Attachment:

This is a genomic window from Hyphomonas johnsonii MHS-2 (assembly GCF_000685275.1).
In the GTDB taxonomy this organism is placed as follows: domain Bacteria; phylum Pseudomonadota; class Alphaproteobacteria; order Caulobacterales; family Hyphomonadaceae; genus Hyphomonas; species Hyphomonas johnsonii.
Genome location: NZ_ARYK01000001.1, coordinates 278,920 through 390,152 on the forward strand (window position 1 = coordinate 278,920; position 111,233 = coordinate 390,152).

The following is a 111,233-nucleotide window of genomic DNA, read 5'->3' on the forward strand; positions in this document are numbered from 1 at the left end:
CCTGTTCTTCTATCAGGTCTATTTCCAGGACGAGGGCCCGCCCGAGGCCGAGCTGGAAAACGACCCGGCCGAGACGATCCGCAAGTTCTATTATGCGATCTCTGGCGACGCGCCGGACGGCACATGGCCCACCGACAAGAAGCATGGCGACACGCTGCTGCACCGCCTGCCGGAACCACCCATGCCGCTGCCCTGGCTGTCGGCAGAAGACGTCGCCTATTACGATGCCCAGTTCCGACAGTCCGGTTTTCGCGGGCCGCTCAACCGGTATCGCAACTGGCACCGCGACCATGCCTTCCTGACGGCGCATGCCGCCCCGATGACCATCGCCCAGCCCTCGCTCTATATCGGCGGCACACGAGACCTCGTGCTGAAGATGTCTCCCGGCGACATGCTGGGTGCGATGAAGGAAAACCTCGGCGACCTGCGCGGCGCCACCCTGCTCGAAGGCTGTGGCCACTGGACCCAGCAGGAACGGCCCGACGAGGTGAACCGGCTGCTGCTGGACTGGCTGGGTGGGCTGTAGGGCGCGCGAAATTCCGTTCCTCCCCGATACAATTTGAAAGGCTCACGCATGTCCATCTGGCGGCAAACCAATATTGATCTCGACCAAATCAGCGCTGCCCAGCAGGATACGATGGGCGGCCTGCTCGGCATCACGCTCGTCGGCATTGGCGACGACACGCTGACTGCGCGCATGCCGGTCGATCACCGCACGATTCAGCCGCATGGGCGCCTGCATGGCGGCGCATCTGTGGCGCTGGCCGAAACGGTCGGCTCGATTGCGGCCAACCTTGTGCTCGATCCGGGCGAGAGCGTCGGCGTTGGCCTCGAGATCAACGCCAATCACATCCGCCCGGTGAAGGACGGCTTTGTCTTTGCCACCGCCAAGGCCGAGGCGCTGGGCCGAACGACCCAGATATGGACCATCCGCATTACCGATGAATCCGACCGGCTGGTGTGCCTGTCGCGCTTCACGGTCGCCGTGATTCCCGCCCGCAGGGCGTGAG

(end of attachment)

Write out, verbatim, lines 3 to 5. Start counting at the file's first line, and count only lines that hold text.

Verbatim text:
Genome location: NZ_ARYK01000001.1, coordinates 278,920 through 390,152 on the forward strand (window position 1 = coordinate 278,920; position 111,233 = coordinate 390,152).

The following is a 111,233-nucleotide window of genomic DNA, read 5'->3' on the forward strand; positions in this document are numbered from 1 at the left end:
CCTGTTCTTCTATCAGGTCTATTTCCAGGACGAGGGCCCGCCCGAGGCCGAGCTGGAAAACGACCCGGCCGAGACGATCCGCAAGTTCTATTATGCGATCTCTGGCGACGCGCCGGACGGCACATGGCCCACCGACAAGAAGCATGGCGACACGCTGCTGCACCGCCTGCCGGAACCACCCATGCCGCTGCCCTGGCTGTCGGCAGAAGACGTCGCCTATTACGATGCCCAGTTCCGACAGTCCGGTTTTCGCGGGCCGCTCAACCGGTATCGCAACTGGCACCGCGACCATGCCTTCCTGACGGCGCATGCCGCCCCGATGACCATCGCCCAGCCCTCGCTCTATATCGGCGGCACACGAGACCTCGTGCTGAAGATGTCTCCCGGCGACATGCTGGGTGCGATGAAGGAAAACCTCGGCGACCTGCGCGGCGCCACCCTGCTCGAAGGCTGTGGCCACTGGACCCAGCAGGAACGGCCCGACGAGGTGAACCGGCTGCTGCTGGACTGGCTGGGTGGGCTGTAGGGCGCGCGAAATTCCGTTCCTCCCCGATACAATTTGAAAGGCTCACGCATGTCCATCTGGCGGCAAACCAATATTGATCTCGACCAAATCAGCGCTGCCCAGCAGGATACGATGGGCGGCCTGCTCGGCATCACGCTCGTCGGCATTGGCGACGACACGCTGACTGCGCGCATGCCGGTCGATCACCGCACGATTCAGCCGCATGGGCGCCTGCATGGCGGCGCATCTGTGGCGCTGGCCGAAACGGTCGGCTCGATTGCGGCCAACCTTGTGCTCGATCCGGGCGAGAGCGTCGGCGTTGGCCTCGAGATCAACGCCAATCACATCCGCCCGGTGAAGGACGGCTTTGTCTTTGCCACCGCCAAGGCCGAGGCGCTGGGCCGAACGACCCAGATATGGACCATCCGCATTACCGATGAATCCGACCGGCTGGTGTGCCTGTCGCGCTTCACGGTCGCCGTGATTCCCGCCCGCAGGGCGTGAG